2401 Eglin St., Rapid City, SD 57703
(800) 416-8102

Northern Plains Reservation Aid®

Service Area: Northern Plains Reservations (includes MT, ND, SD, NE, and WA)

Due to the high rates of poverty and joblessness in remote reservation communities in the Northern Plains, many Native Americans struggle to access the necessities of life. Additionally, Native Americans endure a legacy of healthcare disparities, leading to disproportionate disease rates. The Northern Plains Reservation Aid® (NPRA) program helps to ease some of these hardships through our food and water, emergency, health, and holiday support services.

We work with Program Partners who volunteer their time and efforts to help their community members and, in turn, support our vision of strong, self-sufficient Native American communities.

Services Offered

NPRA helps meet immediate needs and support long-term solutions through our food and water, emergency, health, and holiday support service pillars.

Elders facing poverty, lack of transportation and health issues often worry about having enough food to get through the month. Our breakfast service helps eligible Rosebud Elders, age 62 and over, start each day with a healthy meal at home. The Elders use Breakfast-in-a-Bag vouchers at the Allstop Grocery in Rosebud to shop at no cost for items such as eggs, sausage, cereal, milk, juice, fruit and bread.

Elder Nutrition Centers (ENCs) and soup kitchens provide Native American Elders with hot lunches five days a week to ensure healthy, balanced meals. Although the ENCs may receive Federal funding, food supplies often run low by the end of the month, so the NPRA Food Service provides staple foods to help ensure the Elders do not go hungry.

The NPRA Thanksgiving Service provides Native American Elders with enough food to feed a family of 6, so they can enjoy a nutritious and uplifting holiday meal at home without stress. The food is delivered to our Program Partners in refrigerated trucks. Elders can then pick up their boxes from the partner or have them delivered to their home if volunteers are available.

NPRA supports community-wide emergency preparedness efforts. We assist individual Tribal communities with planning, training, preparation, resource and response strategies to mitigate disasters or environmental emergencies. We also build capacity through training on CPR/First Aid and AAED, fire and smoke safety, life skills and more.

During the winter, many Elders living in remote Tribal lands lack access to resources like food and fuel to heat their homes. NPRA provides winter fuel vouchers to help cut the cost of winter heating for Northern Plains Elders. The voucher amounts vary each year and help Elders lower the cost of their electric, propane, or natural gas bill.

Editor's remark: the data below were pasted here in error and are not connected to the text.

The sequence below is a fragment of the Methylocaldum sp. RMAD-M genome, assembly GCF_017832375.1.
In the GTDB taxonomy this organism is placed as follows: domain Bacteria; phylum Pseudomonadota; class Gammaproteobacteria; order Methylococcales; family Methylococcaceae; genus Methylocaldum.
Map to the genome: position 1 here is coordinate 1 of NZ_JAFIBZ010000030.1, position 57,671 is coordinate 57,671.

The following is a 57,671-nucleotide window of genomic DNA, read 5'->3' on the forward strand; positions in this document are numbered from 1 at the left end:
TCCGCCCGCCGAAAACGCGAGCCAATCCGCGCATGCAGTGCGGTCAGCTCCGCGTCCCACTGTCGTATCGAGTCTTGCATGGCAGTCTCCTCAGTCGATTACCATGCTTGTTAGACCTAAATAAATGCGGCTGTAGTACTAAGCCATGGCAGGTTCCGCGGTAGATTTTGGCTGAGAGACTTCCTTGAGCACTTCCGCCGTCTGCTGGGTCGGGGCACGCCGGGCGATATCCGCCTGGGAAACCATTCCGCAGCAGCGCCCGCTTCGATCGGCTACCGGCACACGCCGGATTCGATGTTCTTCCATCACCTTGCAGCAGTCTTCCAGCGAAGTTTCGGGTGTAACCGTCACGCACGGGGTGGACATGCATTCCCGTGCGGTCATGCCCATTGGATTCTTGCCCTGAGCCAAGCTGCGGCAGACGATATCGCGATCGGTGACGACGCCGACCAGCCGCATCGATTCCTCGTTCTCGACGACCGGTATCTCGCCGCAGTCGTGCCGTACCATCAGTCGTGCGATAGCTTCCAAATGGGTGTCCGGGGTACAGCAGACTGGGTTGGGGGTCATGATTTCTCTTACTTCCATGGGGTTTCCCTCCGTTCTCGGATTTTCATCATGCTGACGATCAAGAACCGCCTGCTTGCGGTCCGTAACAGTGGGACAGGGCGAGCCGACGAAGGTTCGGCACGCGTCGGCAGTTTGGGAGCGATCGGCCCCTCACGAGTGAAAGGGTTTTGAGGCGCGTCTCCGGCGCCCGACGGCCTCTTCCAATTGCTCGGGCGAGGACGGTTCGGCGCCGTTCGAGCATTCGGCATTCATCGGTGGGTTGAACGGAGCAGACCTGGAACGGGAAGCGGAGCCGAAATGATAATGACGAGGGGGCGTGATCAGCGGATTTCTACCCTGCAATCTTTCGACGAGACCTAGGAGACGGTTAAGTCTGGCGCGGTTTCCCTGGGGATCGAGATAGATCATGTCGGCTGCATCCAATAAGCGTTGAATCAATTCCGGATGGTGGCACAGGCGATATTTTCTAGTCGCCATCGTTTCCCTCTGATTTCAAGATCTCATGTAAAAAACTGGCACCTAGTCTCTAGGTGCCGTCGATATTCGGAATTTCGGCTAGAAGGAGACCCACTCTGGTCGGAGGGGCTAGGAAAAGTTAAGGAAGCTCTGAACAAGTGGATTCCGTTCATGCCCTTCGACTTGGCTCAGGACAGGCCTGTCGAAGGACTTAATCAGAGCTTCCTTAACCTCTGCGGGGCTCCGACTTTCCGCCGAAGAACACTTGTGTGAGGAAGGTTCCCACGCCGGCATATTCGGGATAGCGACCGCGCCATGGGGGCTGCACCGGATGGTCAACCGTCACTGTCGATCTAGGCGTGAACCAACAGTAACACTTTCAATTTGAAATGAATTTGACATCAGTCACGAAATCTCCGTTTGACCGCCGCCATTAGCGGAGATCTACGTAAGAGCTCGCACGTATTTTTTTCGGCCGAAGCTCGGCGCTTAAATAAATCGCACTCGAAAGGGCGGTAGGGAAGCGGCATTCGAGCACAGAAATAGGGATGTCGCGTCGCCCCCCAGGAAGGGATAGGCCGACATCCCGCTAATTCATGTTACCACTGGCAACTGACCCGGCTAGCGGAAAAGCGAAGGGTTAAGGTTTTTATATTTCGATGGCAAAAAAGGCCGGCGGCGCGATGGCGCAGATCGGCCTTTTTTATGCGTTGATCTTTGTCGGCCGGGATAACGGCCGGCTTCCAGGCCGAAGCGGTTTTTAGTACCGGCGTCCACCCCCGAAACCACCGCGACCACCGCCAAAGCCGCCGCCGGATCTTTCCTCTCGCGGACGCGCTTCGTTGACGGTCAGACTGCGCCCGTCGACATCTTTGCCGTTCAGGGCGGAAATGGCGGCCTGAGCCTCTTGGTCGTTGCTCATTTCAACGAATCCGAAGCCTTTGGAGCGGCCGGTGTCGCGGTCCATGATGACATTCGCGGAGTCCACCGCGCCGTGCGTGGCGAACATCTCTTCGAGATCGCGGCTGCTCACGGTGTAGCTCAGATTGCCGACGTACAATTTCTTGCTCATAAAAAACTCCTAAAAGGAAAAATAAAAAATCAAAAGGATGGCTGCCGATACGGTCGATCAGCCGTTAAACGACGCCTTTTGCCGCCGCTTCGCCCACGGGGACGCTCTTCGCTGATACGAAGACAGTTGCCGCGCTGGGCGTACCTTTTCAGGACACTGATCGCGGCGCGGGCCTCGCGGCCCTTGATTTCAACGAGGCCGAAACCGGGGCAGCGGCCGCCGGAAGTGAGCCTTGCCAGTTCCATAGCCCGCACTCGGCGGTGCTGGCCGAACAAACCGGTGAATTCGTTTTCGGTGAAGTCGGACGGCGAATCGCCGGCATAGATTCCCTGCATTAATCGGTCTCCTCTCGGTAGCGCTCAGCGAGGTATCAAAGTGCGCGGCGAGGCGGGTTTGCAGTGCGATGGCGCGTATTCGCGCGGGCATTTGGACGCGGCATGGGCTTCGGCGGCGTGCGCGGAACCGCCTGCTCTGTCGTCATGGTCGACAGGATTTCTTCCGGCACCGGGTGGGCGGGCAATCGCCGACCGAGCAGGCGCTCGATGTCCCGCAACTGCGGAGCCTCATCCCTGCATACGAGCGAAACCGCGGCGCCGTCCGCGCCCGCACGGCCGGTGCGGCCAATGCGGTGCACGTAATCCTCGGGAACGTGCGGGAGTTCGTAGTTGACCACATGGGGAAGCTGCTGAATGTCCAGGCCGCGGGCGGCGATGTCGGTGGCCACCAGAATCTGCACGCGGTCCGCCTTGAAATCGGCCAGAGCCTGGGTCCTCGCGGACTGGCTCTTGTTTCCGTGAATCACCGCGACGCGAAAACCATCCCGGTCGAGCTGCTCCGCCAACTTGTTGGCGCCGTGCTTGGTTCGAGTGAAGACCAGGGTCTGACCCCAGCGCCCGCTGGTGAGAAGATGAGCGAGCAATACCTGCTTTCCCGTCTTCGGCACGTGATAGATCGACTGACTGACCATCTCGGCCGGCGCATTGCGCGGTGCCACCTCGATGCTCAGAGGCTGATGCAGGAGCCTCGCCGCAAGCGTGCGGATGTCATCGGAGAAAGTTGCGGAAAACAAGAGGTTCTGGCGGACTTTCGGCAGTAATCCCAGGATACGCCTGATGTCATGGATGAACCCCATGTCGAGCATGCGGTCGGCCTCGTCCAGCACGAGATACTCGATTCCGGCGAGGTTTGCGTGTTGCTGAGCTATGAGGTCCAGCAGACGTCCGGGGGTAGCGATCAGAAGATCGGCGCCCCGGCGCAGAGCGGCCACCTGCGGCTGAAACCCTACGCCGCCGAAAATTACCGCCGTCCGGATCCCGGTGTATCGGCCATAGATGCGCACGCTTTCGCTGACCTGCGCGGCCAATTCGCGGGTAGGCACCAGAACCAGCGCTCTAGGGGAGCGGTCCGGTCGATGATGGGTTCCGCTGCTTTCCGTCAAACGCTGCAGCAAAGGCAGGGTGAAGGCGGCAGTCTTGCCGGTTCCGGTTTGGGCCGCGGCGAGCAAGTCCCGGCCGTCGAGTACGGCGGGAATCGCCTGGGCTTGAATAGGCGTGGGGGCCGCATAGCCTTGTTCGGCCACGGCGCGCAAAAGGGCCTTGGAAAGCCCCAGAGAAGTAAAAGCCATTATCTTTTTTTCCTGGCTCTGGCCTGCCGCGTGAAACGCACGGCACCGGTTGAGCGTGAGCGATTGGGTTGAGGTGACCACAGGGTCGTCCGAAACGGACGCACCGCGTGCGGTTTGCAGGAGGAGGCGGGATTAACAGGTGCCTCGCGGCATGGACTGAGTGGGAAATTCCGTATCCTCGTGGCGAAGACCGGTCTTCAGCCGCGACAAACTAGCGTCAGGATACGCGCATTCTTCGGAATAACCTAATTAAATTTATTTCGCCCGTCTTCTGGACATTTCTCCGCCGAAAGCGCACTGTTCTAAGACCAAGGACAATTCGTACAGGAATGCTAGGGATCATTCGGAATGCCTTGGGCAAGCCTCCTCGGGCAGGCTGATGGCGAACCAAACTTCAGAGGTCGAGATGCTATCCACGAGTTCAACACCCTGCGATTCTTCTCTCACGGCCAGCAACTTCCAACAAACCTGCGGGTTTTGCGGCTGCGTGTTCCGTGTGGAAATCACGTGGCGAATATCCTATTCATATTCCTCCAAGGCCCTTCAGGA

This training is designed for professional cooks, cook aids and local practitioners working in K-12 schools, ENCs and soup kitchens. Designed around a six-month cohort focused on healthy cooking, food as medicine and Native food history, it equips participants to prepare healthier meals and train others to do the same – building capacity within the community.

Retail shopping is limited on the reservations, so NPRA and our Program Partners step in to make the holidays brighter. Thanks to our generous donors and an army of local volunteers, we distribute Holiday stockings to thousands of Native children each year. In their stocking, each child receives a toy plus practical gifts like mittens, pencils, crayons and coloring books, and a toothbrush and toothpaste.

Quotes From Past Recipients

It’s great when we get water because Elders ask for it. Sometimes we run out of supplies.

Heather, South Dakota

Chii miigwech- Thank you for relief sent to the shore of Lake Superior, experiencing floods that has taken out roads and bridges and is isolating families, destroyed houses and took the resources of food and necessities for these families. Thank you for sending relief goods. They were urgently needed and will be greatly appreciated.

Community Member of Bad River Tribe

I needed the [Winter Fuel] voucher because it costs too much money to get propane, and I’m the only one in the house with income. You work, but you really don’t have a paycheck. It’s a challenge keeping up on bills.

Audrey, South Dakota


In 2019, nearly one in six AIAN families (16%) were living below the federal poverty level (26% for families with children under age 5). In comparison, one in 15 (less than 6%) of White families are living below poverty (less than 10% with children under age 18).
Only 26% of Native communities are within one mile from a supermarket, compared to 59% of all people living in the U.S. Native Americans are more likely to face hunger.
Food and water shortages exist year-round on the reservations, with 23% of Native families facing food insecurity.
Mainstream news coverage of disasters on the reservation is low, meaning outside aid is slow to come.
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